Another night I talk to an American called Pat, who voted for Donald Trump. He says he's disappointed that Trump hasn't lived up to his expectations. I do not ask him what his expectations were. He tells me he is twice my age (he is wrong, but it's dark) and as he repeatedly asks if that bothers me, I start to suspect that he's getting off on the idea. "I'm old enough to be your father," he continues, "maybe you like it that I could be your father?" He makes me touch his biceps several times.
Not all the customers are such obvious wrong 'uns. The majority of men are in their 20s and 30s, and they're often well-mannered, good company, and very likeable. There's a heart surgeon called James who I definitely would have dated, and a landscape gardener called Ben whose babies I would have had — if only I'd met them in other circumstances. If I had, I'd have thought they were lovely, and never imagined they were the "type" to go to lap dancing clubs. But the fact is, there isn't a "type." It's not "other" men who go there, and it's not "other" men who ask the lap dancers to have sex with them.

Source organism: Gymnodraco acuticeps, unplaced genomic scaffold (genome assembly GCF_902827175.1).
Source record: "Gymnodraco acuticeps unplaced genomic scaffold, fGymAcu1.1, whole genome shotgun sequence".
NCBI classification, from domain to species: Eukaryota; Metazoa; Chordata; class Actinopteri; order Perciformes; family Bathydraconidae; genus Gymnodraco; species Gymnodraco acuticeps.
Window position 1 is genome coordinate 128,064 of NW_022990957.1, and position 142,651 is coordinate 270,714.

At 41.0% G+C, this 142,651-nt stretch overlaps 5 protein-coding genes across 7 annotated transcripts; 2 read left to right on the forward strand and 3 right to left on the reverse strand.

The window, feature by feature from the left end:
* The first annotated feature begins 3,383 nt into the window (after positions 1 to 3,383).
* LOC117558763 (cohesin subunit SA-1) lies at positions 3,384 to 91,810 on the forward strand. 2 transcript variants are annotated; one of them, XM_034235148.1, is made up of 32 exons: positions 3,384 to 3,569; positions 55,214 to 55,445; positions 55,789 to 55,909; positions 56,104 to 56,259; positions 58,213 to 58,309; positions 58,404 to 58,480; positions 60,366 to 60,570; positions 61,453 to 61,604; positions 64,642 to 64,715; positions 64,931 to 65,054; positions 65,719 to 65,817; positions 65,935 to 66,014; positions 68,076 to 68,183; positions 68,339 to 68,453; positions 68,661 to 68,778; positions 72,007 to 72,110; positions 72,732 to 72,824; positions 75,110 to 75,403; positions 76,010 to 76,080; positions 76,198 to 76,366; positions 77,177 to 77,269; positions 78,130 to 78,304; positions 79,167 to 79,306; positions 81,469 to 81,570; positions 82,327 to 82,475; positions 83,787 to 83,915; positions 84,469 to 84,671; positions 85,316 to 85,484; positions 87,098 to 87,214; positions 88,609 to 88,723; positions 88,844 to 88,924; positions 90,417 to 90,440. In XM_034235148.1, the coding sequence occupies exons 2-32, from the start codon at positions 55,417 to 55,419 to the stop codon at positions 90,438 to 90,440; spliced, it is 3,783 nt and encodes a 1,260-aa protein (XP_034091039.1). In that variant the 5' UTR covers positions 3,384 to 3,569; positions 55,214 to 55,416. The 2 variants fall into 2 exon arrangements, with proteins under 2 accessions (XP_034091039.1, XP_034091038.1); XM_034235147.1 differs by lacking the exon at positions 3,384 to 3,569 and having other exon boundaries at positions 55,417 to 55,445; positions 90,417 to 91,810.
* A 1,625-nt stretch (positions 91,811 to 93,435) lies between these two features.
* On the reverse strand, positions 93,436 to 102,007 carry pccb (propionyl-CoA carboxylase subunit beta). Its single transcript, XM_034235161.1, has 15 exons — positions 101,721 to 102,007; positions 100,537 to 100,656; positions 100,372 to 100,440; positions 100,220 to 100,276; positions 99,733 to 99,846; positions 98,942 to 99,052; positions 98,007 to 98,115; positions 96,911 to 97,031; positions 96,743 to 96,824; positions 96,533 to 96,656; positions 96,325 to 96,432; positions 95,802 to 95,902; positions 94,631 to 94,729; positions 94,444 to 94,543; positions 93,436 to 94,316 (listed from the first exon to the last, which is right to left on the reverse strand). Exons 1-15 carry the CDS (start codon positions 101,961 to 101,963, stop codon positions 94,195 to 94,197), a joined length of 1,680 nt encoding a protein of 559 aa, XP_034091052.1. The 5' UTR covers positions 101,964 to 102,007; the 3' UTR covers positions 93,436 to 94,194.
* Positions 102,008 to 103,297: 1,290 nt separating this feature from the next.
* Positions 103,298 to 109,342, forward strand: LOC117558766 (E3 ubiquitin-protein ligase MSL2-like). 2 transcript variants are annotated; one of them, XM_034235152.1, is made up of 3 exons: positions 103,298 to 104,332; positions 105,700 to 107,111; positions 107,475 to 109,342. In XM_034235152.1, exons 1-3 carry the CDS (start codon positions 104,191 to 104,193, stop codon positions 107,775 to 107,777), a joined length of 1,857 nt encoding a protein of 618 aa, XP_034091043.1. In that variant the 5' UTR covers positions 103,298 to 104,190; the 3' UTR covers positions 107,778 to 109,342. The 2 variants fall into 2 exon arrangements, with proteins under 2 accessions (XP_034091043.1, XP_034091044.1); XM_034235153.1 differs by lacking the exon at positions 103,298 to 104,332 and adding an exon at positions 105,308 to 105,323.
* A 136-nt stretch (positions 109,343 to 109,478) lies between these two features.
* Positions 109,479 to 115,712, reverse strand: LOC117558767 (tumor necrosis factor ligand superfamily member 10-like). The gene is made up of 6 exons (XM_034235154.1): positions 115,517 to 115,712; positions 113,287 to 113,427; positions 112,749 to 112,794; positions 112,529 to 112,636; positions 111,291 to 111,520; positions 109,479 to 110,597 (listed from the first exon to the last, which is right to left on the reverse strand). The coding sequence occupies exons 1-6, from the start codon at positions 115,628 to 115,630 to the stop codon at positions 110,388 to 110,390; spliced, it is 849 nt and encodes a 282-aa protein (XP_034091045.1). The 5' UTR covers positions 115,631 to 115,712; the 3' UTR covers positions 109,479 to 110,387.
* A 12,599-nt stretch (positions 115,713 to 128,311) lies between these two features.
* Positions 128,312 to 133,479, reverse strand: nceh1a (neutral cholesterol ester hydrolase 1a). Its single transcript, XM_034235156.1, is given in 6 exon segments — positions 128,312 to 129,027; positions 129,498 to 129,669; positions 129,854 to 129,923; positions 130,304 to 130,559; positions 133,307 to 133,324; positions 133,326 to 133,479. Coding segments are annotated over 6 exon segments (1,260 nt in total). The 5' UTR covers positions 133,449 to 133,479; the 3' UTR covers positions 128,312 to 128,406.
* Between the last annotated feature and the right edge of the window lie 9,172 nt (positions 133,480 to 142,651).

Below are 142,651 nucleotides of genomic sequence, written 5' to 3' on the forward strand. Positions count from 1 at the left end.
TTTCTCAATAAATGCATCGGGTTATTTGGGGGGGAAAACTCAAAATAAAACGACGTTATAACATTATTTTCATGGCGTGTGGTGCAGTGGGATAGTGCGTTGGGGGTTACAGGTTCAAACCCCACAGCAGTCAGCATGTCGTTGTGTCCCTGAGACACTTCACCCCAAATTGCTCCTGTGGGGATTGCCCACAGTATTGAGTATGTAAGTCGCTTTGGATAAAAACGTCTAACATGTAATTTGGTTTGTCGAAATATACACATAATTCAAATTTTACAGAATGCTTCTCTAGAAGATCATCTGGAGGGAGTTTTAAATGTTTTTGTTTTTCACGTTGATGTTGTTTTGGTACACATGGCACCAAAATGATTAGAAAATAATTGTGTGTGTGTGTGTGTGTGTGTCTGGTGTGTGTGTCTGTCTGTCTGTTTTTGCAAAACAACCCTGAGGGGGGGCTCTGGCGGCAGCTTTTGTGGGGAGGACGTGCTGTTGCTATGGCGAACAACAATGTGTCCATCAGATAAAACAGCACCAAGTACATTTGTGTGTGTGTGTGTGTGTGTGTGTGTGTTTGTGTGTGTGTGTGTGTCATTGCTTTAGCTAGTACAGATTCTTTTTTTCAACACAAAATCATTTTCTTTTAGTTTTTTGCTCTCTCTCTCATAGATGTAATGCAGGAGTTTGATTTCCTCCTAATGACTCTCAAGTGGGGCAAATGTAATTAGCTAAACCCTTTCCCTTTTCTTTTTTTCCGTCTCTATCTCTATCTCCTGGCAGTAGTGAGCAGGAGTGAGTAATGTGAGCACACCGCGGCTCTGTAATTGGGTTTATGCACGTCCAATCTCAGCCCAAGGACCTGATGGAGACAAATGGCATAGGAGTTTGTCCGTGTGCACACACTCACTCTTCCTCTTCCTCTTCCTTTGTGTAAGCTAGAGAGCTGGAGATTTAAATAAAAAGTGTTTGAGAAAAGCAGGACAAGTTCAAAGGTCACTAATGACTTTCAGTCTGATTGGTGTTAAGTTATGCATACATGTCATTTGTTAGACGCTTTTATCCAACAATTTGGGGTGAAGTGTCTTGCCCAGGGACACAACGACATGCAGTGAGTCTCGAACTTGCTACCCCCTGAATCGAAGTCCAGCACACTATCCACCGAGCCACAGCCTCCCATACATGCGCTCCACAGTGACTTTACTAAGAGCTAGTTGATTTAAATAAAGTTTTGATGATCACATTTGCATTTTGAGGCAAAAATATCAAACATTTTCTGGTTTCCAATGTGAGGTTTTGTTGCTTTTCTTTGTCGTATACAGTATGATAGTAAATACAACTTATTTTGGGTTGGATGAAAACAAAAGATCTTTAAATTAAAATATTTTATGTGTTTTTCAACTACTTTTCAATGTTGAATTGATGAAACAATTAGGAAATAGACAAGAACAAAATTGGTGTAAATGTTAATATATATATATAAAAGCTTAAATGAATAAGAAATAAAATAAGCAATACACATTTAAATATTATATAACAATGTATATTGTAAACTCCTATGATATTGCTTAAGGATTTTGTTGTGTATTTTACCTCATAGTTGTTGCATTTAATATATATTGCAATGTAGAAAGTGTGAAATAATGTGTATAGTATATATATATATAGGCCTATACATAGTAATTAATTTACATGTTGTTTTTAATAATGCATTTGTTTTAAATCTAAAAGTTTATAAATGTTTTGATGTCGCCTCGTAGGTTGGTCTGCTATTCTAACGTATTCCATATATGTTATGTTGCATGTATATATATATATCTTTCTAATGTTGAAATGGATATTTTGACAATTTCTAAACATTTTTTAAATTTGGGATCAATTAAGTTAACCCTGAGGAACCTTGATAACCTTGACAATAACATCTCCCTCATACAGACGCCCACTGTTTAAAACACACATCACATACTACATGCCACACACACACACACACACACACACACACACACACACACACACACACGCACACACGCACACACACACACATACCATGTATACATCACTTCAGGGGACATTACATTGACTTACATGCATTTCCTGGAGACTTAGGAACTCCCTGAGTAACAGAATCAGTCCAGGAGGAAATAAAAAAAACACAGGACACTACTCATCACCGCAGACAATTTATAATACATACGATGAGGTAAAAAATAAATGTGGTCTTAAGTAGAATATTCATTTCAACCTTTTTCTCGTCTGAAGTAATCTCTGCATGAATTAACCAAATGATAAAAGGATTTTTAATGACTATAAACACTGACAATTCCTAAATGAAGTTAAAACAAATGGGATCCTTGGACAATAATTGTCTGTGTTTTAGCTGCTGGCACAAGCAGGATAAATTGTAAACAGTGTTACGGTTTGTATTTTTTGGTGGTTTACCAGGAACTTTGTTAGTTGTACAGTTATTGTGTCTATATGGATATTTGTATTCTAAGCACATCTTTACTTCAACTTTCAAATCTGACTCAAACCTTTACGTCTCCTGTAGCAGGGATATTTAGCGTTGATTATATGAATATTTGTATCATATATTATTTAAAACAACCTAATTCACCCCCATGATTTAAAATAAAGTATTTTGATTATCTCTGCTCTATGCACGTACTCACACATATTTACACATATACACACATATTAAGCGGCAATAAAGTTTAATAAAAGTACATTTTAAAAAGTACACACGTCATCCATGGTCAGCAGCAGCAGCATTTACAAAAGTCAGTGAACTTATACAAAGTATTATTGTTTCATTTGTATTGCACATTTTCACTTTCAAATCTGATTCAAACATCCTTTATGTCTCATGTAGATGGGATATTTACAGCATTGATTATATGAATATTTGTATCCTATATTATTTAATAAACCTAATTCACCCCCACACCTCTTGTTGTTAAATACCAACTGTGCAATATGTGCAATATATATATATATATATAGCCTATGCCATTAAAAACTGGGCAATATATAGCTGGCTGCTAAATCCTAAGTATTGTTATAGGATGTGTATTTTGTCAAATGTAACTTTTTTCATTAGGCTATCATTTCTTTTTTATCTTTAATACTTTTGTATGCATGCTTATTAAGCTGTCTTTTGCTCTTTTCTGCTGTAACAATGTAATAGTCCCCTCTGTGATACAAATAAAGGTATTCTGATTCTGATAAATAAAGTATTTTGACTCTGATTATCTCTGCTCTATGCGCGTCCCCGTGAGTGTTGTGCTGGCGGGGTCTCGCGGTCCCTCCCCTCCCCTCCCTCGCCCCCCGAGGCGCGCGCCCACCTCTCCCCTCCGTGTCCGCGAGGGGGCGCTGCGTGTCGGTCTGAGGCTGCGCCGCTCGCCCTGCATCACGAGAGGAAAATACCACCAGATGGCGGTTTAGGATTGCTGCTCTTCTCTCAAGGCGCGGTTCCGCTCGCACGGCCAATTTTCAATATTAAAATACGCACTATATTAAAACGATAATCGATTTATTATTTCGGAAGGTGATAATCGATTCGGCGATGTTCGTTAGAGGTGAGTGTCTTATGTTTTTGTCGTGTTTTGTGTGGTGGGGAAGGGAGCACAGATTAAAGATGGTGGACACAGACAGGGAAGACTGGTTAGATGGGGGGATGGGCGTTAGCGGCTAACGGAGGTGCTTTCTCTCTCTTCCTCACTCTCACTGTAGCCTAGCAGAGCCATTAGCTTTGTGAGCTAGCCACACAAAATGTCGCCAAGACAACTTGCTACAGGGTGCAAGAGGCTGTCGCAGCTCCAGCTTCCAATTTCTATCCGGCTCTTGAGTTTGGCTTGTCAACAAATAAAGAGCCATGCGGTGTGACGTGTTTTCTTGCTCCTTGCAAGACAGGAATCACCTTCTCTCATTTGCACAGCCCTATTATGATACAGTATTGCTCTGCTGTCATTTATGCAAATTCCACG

There's a heart surgeon called James who I definitely would have dated, and a landscape gardener called Ben whose babies I would have had.
I talk to an absolutely charming Welsh guy of about 50, who's in London for the night on business. Married of course, but I almost believe that his visit is harmless, until the end of the night when he politely asks if I'll come back to his hotel room. If I were his next door neighbour, or a friend of his wife, I'd never imagine he went to lap dancing clubs to pick up women for sex.